Thursday, February 01, 2007

Mooninites are not terrorists.


They can be accused of being intergalactic mischief-makers, but terrorism is way too strong of a word to describe Ignignokt and Err,the low-res graphical moon-dwelling gremlins of the Aqua Teen Hunger Force known as Mooninites. In Boston, an LED sign made in the shape of one of these Mooninites which had been hanging up on a bridge for at least two weeks triggered off a massive wave of fear in at least one concerned citizen, who called coppers. They called in the bomb squad, who detonated the harmless device (which was one of many, as it turned out). The deployers of the signs, Peter Berdovsky and Sean Stevens were arrested and charged with, as CNN.com states, "placing a hoax device in a way that results in panic". They have since been released on bail. The two have turned "no comment" into a strange, mildly humorous alternative discussion limited merely to '70s hairstyles. Berdovsky and Stevens, like the Mooninites, are not terrorists either. And my guess is that they never intended to hoax anyone into thinking that their devices were anything more or less than what they are: LED pictures of Mooninites. Meant to advertise a television program. Not to instill fear. Not to cause mayhem. Not to yell "fire" in a crowded theater.

To advertise a TV program, folks. That's all.

My take? This campaign had the potential of being a genius campaign (and, don't count your chips yet, may end up being so in its current incarnation). I think it's cool as hell that these devices were placed all around the city, and from that standpoint alone, it's a brilliant ad campaign. However, from my Monday morning quarterbacking stance, I can only say that one tiny detail would have prevented the whole bomb scare fiasco: had they placed any sort of label on them which said explicitly, "Not a bomb!! For more info on this device, please call 1-800-Cartoon". The labels wouldn't have had to been huge; merely visible, especially to a bomb-squad member about to detonate the device, or a law enforcement official called out responding to a bomb scare. This campaign really could have gone off flawlessly had that one little thing been done. For that, I will fault the idea men behind the campaign. But even this oversight, irresponsible as it may be, does not constitute criminal activity in my eyes.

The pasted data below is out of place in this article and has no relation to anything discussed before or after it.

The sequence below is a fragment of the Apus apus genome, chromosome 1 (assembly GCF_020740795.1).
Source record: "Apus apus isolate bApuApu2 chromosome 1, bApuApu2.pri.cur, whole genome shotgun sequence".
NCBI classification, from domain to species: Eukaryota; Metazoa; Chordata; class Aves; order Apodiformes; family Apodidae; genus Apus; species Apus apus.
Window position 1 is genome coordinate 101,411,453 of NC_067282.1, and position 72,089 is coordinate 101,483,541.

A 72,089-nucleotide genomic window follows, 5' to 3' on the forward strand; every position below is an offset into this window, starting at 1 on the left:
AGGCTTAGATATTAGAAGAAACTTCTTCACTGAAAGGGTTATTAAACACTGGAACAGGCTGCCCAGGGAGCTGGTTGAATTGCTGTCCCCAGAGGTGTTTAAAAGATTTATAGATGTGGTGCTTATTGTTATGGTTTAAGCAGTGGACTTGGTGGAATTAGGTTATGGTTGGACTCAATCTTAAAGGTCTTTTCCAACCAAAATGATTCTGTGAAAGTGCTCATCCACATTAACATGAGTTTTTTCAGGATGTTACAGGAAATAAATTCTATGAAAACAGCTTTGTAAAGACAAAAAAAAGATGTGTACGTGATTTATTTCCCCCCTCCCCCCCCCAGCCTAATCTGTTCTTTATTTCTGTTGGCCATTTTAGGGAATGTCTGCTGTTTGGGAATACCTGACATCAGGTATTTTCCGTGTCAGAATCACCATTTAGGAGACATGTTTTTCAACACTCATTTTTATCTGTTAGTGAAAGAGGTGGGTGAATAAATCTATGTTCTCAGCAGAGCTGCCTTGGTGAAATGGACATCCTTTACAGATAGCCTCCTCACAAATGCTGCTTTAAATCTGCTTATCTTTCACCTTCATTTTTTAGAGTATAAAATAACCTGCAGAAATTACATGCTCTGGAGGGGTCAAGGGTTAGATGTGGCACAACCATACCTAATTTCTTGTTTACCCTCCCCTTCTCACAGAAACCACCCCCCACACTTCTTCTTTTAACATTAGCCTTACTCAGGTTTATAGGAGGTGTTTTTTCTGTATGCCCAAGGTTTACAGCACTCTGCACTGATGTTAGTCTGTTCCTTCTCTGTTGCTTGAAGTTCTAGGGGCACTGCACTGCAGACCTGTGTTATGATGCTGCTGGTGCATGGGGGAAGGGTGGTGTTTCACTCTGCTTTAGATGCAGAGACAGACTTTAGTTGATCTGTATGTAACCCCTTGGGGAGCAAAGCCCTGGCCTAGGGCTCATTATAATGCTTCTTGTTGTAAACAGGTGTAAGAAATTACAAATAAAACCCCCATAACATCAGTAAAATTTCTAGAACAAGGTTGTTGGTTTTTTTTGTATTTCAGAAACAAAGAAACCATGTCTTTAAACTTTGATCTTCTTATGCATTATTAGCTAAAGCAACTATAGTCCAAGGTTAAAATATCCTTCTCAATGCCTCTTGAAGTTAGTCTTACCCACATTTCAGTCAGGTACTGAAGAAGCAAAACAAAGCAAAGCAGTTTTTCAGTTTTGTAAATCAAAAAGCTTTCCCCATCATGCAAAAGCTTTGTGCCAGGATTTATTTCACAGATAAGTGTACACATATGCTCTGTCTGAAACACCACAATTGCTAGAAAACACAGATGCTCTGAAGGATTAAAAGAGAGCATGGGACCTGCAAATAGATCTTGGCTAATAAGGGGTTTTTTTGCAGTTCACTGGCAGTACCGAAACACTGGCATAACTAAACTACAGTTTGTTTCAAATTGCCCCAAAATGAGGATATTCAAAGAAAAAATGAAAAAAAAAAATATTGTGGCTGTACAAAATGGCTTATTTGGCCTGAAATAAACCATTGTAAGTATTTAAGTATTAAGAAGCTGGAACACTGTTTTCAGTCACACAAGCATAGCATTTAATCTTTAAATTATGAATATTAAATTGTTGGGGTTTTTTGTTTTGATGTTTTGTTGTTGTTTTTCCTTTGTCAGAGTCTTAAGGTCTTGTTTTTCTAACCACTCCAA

So now that everyone in this case looks like a chimp for either small-but-really-critical lapses in judgment or extreme over-reaction (guess which side is guilty of which), there's really only one solution when it comes out to "punishment" for "wrong deeds" committed within these actions: enforce a charitable contribution to an appropriate charity. Think about it: the two artist dudes who created the devices were doing so as a campaign from their client Turner Broadcasting System; they shouldn't be held responsible for the full "crime" (whatever you wanna call it; I don't see any criminal activity present). Turner Broadcasting didn't mean to inspire fear into the populace; they only wanted to find a guerrilla method to advertise their upcoming movie (it worked). And as much as it pains me to say this, the Boston folks who cried bomb, even though they might have been way too Chicken Little for my tastes, you can see how they might have been suspicious of the LED devices. What we have here is a massive misunderstanding. I don't see any malicious intent in the slightest. And because of that, I don't think that the artists or Turner Broadcasting should be on the hook for all of the money that the bomb scare cost Massachusetts taxpayers. Therefore, if all of the creators of the ad campaign were to give X (substantial) amount of cash to well-chosen charities, all parties can walk away with dignity intact and we can all laugh about it.

Why does my spider-sense tell me this one will end in tears? And recrimination? And ruined reputations? When it just... doesn't... need... to be that way.

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